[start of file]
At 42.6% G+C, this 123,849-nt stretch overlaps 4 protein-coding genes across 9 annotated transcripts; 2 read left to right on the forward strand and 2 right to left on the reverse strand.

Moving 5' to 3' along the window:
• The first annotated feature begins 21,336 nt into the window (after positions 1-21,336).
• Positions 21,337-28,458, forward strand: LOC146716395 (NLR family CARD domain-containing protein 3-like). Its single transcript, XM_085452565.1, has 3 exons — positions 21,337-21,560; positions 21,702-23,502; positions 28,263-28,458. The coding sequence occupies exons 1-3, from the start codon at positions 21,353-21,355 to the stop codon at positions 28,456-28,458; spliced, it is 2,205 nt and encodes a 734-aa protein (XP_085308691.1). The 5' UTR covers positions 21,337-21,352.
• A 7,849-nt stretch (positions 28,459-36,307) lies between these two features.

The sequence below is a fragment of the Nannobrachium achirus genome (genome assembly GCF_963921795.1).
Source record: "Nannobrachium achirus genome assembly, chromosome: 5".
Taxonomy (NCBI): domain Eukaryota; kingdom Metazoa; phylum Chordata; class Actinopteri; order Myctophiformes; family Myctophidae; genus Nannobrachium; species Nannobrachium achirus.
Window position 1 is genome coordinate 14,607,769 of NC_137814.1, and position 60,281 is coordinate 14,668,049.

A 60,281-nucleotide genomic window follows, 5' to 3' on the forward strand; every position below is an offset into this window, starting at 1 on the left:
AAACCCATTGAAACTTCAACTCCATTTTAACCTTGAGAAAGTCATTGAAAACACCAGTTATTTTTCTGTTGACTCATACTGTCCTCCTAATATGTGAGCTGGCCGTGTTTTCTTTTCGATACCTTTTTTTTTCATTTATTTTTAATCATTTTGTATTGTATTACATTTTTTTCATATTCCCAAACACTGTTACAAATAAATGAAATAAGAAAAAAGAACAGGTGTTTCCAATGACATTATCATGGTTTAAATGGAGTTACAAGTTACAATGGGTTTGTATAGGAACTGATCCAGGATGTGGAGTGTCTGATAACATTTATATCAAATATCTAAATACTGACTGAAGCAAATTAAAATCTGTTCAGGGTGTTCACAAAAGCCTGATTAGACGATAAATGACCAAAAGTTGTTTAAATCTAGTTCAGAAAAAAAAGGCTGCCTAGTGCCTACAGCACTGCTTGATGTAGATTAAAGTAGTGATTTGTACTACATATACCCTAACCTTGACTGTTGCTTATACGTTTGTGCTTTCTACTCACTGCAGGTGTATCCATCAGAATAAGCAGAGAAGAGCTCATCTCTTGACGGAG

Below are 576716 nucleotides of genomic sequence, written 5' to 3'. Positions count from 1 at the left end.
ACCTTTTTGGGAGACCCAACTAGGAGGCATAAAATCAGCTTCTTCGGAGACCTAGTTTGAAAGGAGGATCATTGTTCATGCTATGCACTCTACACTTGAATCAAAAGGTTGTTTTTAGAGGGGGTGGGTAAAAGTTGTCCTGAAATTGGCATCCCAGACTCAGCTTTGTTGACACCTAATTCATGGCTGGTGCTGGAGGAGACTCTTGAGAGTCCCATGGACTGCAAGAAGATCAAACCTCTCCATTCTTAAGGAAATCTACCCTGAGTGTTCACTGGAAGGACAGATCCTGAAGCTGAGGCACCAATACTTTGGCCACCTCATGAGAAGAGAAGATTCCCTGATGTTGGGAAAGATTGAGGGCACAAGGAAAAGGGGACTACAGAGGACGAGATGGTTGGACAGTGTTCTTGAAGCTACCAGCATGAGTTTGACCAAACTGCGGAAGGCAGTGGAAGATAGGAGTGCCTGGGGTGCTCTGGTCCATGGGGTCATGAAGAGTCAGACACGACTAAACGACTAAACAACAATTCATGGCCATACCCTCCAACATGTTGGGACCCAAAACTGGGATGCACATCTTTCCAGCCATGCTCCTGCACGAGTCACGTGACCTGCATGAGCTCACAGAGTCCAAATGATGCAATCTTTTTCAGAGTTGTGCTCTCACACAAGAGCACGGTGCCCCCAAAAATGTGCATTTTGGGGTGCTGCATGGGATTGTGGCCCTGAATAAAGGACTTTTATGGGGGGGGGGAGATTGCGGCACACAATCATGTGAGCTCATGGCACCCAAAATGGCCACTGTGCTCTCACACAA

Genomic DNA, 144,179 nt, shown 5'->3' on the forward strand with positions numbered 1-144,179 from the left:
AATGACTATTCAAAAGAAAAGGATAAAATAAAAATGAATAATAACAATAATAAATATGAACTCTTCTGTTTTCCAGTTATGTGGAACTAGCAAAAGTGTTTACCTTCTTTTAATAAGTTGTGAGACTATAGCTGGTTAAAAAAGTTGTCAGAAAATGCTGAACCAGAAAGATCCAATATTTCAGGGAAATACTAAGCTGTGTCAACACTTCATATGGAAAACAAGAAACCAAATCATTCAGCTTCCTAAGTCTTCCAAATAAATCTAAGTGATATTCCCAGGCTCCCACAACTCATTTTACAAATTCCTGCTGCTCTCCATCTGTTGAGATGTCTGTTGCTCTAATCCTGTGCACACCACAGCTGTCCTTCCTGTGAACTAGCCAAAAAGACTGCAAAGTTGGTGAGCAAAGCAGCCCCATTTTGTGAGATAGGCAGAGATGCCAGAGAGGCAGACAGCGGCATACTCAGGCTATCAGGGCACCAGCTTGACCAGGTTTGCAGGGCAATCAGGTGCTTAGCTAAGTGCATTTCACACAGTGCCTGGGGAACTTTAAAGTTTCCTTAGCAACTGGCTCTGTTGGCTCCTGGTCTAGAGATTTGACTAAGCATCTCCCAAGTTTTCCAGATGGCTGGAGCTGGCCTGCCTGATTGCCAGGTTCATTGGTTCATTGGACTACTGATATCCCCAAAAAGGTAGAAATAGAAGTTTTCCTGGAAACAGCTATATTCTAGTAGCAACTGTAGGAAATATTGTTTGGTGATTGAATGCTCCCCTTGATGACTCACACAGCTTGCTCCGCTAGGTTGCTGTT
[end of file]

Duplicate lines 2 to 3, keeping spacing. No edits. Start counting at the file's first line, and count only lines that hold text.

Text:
Moving 5' to 3' along the window:
• The first annotated feature begins 21,336 nt into the window (after positions 1-21,336).